$Output = “:setvar AzureKeyVault   “”” + $VaultName + “””
:setvar AppDisplayName  “”” +  $appNameApp + “””
:setvar AppID           “”” +  (“$AppId”).Replace(“-“, “”) + “””
:setvar Secret          “”” +  $Secret + “””
:setvar AzKeyVaultName  “”” +  $VaultKeyName + “””
:setvar Login           “”$Login” + “”””

Step 8: Write output variables to a file: After the variables are saved to the $output variable, we can export the formatted setvar variables to a text file (after the path has been changed to the location of the SQLCMD path).


CD $SQLScriptFileDir
$Output | Out-File -FilePath $SQLCMDFile

Step 9: Sign in: If you are not already signed in. Sign into your Azure account with the following command:


Connect-AzAccount  

Step 10: Select the Azure subscription for the Key Vault

[NOTE]
If you have multiple subscriptions and want to specify a specific one to use for the vault, then use Get-AzSubscription to see the subscriptions and Select-AzSubscription to choose the correct subscription. Otherwise, PowerShell will select one for you by default.

Select-AzSubscription $AzureSubscription

Step 11: Create a new Resource Group: All Azure resources created via Azure Portal must be contained in resource groups. Create a resource group to house your key vault. This example uses ContosoDevRG. Choose your own unique resource group and key vault name as all key vault names are globally unique.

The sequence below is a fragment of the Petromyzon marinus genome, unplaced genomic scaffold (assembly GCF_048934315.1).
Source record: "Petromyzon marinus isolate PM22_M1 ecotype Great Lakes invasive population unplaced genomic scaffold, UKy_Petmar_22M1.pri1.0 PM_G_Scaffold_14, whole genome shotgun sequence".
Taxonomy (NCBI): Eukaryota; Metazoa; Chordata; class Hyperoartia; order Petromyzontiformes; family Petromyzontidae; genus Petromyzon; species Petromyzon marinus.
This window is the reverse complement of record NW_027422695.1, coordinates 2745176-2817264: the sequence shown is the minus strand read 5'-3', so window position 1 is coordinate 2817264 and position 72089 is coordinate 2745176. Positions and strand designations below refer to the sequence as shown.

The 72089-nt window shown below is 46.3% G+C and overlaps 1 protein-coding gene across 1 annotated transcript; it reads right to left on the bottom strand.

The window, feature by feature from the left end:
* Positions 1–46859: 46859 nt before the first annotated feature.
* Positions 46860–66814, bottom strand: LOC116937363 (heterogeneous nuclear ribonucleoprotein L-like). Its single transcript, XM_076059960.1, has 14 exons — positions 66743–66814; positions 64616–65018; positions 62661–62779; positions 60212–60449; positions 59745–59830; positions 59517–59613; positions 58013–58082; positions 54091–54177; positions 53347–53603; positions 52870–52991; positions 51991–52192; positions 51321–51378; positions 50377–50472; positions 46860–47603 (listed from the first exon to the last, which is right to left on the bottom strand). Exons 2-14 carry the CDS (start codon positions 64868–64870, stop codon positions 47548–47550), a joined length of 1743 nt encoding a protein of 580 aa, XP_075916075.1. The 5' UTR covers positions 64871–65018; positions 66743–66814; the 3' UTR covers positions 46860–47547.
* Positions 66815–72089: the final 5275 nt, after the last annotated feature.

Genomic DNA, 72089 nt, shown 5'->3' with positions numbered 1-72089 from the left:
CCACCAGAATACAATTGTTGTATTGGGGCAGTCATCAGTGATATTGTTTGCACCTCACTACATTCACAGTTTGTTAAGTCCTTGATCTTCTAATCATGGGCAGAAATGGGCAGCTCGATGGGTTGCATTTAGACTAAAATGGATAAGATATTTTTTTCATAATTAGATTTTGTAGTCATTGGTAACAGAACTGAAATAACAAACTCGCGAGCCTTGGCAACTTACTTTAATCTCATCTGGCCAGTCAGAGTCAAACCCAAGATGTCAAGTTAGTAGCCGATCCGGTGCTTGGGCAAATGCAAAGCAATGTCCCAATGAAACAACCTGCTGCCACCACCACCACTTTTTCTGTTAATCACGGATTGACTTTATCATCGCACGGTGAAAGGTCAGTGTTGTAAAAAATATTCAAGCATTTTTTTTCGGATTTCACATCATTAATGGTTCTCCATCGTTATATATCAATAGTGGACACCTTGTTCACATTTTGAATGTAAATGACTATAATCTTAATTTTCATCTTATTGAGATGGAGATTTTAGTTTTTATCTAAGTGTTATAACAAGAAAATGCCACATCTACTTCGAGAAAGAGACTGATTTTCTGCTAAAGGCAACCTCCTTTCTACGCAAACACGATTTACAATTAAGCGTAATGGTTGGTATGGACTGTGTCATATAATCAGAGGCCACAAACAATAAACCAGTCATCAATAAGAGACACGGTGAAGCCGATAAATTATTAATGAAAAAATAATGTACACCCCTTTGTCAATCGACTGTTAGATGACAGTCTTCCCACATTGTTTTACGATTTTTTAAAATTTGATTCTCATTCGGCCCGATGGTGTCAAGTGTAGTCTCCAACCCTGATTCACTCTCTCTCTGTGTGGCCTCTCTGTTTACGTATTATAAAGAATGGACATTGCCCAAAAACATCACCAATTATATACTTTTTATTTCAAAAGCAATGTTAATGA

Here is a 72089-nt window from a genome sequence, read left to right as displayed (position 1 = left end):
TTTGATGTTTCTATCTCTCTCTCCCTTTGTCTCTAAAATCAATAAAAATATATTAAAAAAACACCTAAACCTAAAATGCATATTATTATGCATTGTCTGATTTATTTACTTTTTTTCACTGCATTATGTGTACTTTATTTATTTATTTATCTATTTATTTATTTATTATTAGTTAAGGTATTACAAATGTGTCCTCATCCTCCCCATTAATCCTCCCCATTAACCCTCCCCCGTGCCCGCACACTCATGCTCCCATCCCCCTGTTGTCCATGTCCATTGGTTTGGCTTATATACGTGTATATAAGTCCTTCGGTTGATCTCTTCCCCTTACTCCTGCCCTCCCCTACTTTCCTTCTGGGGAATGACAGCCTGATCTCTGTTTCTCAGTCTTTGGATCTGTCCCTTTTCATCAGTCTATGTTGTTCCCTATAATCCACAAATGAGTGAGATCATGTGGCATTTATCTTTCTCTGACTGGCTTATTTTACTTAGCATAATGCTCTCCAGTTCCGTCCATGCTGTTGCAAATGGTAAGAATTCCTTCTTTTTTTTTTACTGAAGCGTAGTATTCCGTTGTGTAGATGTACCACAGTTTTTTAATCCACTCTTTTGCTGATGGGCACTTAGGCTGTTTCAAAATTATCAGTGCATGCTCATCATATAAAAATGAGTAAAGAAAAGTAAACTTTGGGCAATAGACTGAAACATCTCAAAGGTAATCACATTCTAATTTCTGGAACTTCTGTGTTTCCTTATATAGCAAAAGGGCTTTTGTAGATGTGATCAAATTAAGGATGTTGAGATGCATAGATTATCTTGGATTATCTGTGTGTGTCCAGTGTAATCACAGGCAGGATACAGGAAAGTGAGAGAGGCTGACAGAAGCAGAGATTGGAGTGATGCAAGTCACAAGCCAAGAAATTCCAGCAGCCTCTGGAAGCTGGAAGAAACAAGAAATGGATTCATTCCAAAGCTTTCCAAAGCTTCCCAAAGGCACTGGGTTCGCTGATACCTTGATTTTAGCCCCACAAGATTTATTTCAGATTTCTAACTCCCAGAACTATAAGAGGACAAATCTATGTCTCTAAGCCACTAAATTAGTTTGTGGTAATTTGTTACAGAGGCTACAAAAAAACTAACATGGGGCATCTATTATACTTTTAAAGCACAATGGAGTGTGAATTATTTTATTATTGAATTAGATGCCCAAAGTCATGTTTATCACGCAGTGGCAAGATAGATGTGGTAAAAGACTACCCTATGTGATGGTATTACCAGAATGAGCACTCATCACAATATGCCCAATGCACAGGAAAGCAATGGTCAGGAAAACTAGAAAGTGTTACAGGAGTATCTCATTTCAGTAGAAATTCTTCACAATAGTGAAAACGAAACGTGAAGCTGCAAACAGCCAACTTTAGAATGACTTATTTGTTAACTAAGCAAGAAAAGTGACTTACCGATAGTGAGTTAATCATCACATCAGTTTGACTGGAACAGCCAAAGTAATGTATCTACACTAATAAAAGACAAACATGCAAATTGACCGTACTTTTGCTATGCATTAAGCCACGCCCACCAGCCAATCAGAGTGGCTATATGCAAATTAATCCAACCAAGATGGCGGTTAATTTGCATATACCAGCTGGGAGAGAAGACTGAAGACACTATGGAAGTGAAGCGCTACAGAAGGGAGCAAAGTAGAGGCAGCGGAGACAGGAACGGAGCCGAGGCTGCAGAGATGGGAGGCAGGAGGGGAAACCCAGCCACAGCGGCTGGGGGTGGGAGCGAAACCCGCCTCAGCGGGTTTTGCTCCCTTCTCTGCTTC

New-AzResourceGroup -Name $RGName -Location $Location
[!NOTE]
For the -Location parameter, use the command Get-AzureLocation to identify how to specify an alternative location to the one in this example.
If you need more information, type: Get-Help Get-AzureLocation

Step 12: Create a Key Vault: The New-AzKeyVault cmdlet requires a resource group name, a key vault name, and a geographic location. For example, for a key vault named AAD-AKV-DemoKeyVault , type:


New-AzKeyVault -VaultName $VaultName -ResourceGroupName $RGName -Location $Location

Step 13: Grant Permission for the Azure Active Directory Service Principal to Access the Key Vault: You can authorize other users and applications to use your key vault.
In this case, let's use the Azure Active Directory service principal created in Step 5 to authorize the SQL Server instance.

[IMPORTANT]
The Azure Active Directory service principal must have at least
the get, list, wrapKey, and unwrapKey permissions for the key vault.

Use the App (Client) ID from Step 6 for the  ServicePrincipalName  parameter. The Set-AzKeyVaultAccessPolicy runs silently with no output if it runs successfully.


Set-AzKeyVaultAccessPolicy -VaultName $VaultName `
          -PermissionsToKeys get, wrapKey, unwrapKey, list `

Step 14: Validate the Key Vault has been created: Call the Get-AzKeyVault cmdlet to confirm the permissions. In the statement output under ‘Access Policies,' you should see your Azure Active Directory (AAD) application name listed as another tenant that has access to this key vault.


Get-AzKeyVault -VaultName $VaultName

The statement returns:

Vault Name                       : MyAAD-EKM-AKV-DemoKeyVault
Resource Group Name              : ContosoDevRG
Location                         : East Asia

                                   iders/Microsoft.KeyVault/vaults/MyAAD-EKM-AKV-DemoKeyVault